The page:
Life Through Another Lens: Contessa Officer

“Life Through Another Lens” brings the stories of our members, in their own words, shedding light on how we experience the world and the NYJL through different lenses, informed by our individual cultural identities.

This article has been lightly edited for clarity.

What prompted you to become a member of the New York Junior League and how long have you been a member? As an active member of my church and a long time member of Alpha Kappa Alpha Sorority Inc., I have a strong commitment to community service. When I started looking into the Junior League of the City of New York, I knew that it was the perfect opportunity to serve on one of the many wonderful committees, expand my network and gain new skills. I’ve been a member since 2012 and it’s been one of the best decisions I’ve ever made.

How do you identify yourself? I identify as an American, a Black Woman, and a Veteran.

Would you share a specific story or anecdote related to your experience in the NYJL, and how your identity might have informed that experience? I’m not sure why, but I have often found other members just staring at me across the room or across the table and I’ve experienced this at my jobs where I’m the only Black person or woman in the room. Perhaps it’s that I’m having a bad hair day (possibly) and they are picking up on that, or maybe it’s because I’m so stunning (I doubt it) whatever it is, it happens a lot and I just keep it moving. I’m used to being in the minority and it has made me stronger because I don’t care that much and I always meet like minded women who see me as just another female who might actually be cool to get to know.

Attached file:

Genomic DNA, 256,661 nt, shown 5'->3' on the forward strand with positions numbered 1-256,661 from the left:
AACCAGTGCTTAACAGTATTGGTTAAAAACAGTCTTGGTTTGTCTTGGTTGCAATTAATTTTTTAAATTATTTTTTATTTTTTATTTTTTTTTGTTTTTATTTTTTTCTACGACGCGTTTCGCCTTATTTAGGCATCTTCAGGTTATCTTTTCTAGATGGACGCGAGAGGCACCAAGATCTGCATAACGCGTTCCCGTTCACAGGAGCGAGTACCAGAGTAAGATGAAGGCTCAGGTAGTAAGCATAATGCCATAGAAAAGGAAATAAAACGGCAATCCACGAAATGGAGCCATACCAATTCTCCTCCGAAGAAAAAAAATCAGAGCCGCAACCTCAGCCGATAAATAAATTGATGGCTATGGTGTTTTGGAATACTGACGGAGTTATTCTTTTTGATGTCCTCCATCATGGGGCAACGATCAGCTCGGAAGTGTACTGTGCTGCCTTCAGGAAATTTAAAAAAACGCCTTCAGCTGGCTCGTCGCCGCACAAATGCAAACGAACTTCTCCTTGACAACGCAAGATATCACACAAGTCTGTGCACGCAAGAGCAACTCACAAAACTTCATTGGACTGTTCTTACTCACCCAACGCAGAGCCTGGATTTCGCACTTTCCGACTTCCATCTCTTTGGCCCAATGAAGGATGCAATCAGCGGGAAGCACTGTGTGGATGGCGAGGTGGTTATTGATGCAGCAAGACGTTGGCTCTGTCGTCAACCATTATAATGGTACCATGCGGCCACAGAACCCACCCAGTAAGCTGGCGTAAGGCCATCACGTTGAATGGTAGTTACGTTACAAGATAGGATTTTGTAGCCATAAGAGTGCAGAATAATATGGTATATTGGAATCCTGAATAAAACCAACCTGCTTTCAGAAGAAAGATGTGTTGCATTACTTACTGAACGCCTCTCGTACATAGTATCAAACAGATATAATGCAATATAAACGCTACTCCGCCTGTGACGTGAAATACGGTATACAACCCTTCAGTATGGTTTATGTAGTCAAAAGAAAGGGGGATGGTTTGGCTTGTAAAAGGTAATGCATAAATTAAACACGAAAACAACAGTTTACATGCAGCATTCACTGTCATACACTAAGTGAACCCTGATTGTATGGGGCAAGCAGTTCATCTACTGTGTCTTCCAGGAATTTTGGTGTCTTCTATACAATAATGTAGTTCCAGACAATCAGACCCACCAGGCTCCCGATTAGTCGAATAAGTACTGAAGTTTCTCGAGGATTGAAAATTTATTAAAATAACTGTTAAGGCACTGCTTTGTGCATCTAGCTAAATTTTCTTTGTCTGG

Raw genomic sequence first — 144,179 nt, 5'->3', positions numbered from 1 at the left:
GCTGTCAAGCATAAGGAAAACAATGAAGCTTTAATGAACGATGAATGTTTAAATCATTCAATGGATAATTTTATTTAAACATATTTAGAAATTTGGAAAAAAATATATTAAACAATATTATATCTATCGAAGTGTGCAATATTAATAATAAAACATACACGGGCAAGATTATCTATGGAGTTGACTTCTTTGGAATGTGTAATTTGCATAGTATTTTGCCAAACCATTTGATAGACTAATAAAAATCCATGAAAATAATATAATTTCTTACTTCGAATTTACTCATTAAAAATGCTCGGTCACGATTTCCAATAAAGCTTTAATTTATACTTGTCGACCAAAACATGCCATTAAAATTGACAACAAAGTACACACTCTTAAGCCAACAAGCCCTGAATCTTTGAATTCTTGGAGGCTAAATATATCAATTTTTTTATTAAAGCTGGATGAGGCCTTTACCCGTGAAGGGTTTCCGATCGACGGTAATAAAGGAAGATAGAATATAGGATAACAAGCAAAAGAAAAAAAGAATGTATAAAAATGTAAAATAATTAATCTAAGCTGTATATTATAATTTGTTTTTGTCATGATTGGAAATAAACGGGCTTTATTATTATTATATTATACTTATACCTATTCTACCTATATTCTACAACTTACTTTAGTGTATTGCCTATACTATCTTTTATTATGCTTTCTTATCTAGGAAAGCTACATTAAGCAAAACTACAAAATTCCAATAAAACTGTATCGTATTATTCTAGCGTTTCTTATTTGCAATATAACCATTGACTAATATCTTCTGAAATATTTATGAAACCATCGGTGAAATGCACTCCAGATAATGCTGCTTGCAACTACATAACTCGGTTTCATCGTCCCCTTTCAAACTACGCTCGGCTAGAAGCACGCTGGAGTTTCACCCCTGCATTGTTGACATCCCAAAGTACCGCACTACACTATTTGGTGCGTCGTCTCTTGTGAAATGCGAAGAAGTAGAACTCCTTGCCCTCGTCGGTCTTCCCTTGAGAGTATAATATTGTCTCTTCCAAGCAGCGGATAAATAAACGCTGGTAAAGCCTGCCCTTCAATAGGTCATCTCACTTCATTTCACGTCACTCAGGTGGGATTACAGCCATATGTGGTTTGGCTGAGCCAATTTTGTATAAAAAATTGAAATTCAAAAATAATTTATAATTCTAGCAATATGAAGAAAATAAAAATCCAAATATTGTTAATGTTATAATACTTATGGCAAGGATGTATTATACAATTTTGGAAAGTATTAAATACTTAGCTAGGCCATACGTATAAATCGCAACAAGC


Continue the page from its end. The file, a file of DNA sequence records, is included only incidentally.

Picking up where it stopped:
How welcoming has Astor House been to you? The Astor House has been like a second home to me and I know many others who feel the same. I’ve spent a lot of time working to plan and implement programs in this beautiful historic space and of course engaged in some good old fashioned socializing in the Pine Room. I have always felt the majority of members were courteous towards me, just as they would be towards anyone else. I was taught not to assume the worst of people and to not be too quick to assume other people’s motives. This is my League and I just don’t have the time or the interest to give energy to anyone who might think otherwise.

What would you want your fellow NYJL members to know about your personal experience as a Black woman? The only thing I would want my fellow League members to know is that as human beings, I don’t think you can really be sincere in your service to others if you harbor prejudices in your heart and don’t deal with it. That’s what I know as a Black woman and that’s what I hope those who choose to serve others will embrace and always strive for.